This Week In History News, Nov. 14 – 20

Published November 19, 2021
Updated November 22, 2021

Roman coin hoard found in Germany, lost sun temple unearthed in Egypt, ancient statue heads discovered in Turkey.

Mysterious Hoard Of Rare Roman Coins Found Scattered In A River Bed In Germany

Cache Of Ancient Roman Silver Coins

Andreas Brücklmair/Kunstsammlungen & MuseenThis haul of 5,500 silver coins is believed to have been buried in what is now Augsburg, Germany sometime in the third century A.D.

Excavators preparing to build a housing complex in southern Germany have stumbled upon an unprecedented cache of some 5,500 Roman coins dating back approximately 2,000 years. While experts are baffled as to how such a large haul was found simply scattered in a river bed, they suspect that the coins were washed away in a flood some 1,500 years ago.

Now, experts are working to preserve this haul and will soon put it on display for the viewing public. See more from this astounding discovery here.

Lost Sun Temple From 4,500 Years Ago Discovered In Egypt — Beneath A Newer One

Sun Temple

Chanel Wheeler/Wikimedia CommonsThe sun temple of the Egyptian pharaoh Nyuserra covered a much older one.

Thousands of years ago, a great pharaoh in Egypt ordered the construction of a sun temple. But the sands of time — and the political will of his successors — buried it in the desert. Now, archaeologists say they’ve found his “lost” sun temple hidden beneath a more recent one.

Archaeologists from the University of Naples L’Orientale and the Polish Academy of Sciences came across the temple in Abu Ghurab, some 12 miles south of Cairo. They suspect that the temple dates back to the mid-25th century B.C.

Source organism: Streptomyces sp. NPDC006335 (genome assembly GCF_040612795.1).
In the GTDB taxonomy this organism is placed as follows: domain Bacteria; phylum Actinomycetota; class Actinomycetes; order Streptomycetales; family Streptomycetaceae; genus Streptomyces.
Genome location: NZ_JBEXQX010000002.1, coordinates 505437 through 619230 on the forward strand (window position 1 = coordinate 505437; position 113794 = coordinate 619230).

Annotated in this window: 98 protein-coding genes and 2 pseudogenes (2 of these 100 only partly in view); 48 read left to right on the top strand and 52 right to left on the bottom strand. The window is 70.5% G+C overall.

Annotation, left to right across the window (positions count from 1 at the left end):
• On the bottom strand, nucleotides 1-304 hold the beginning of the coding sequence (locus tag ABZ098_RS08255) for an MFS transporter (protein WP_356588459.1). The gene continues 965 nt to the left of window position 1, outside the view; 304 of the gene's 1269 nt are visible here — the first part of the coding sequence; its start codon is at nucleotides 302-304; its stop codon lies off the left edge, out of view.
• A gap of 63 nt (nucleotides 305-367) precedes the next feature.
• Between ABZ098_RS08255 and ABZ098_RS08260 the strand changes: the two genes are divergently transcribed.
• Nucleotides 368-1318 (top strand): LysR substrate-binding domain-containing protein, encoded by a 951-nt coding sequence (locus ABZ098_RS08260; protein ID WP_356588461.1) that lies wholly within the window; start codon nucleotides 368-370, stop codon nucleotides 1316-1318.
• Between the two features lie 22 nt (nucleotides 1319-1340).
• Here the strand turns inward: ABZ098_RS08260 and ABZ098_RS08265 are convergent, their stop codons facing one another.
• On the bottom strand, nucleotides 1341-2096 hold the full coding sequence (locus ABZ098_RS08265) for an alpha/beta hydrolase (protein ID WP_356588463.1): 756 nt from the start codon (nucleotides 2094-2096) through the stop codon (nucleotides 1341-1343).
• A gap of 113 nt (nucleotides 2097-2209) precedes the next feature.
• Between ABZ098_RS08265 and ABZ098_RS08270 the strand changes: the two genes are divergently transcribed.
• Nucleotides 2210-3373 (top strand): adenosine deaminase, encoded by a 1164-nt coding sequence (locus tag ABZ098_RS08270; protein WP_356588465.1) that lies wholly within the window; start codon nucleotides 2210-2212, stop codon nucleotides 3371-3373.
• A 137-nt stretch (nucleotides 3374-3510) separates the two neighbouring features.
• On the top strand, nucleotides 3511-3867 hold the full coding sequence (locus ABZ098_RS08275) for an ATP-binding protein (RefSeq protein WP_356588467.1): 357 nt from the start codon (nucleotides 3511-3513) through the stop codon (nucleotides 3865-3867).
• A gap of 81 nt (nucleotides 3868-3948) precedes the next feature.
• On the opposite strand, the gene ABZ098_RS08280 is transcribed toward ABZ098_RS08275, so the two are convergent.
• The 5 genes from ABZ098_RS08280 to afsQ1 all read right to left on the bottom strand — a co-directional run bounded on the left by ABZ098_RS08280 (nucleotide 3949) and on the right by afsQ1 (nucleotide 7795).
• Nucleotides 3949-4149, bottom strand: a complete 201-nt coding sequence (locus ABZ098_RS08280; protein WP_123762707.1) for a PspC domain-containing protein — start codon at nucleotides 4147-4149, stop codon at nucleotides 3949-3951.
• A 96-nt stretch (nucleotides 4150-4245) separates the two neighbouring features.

Dig deeper in this report.

Roman-Era Bone Workshop And Statue Heads Discovered In Turkey’s Ancient City Of Aizanoi

Tools Excavated In Aizanoi

Kütahya Dumlupinar UniversitySome of the tools made from thousands of bone fragments discovered at Aizanoi’s ancient workshop.

The Ancient Greek city of Aizanoi in what’s now western Turkey has long proven itself an archaeological treasure trove. From one of the best-preserved temples to Zeus and a theater-stadium complex to statues of Greek deities, Aizanoi is invaluable. Most recently, it yielded two Roman-era workshops and statue heads that shed new light on life in the ancient city.

Read on here.

All That's Interesting
Established in 2010, All That's Interesting brings together a dedicated staff of digital publishing veterans and subject-level experts in history, true crime, and science. From the lesser-known byways of human history to the uncharted corners of the world, we seek out stories that bring our past, present, and future to life. Privately-owned since its founding, All That's Interesting maintains a commitment to unbiased reporting while taking great care in fact-checking and research to ensure that we meet the highest standards of accuracy.
John Kuroski
John Kuroski is the editorial director of All That's Interesting. He graduated from New York University with a degree in history, earning a place in the Phi Alpha Theta honor society for history students. An editor at All That's Interesting since 2015, his areas of interest include modern history and true crime.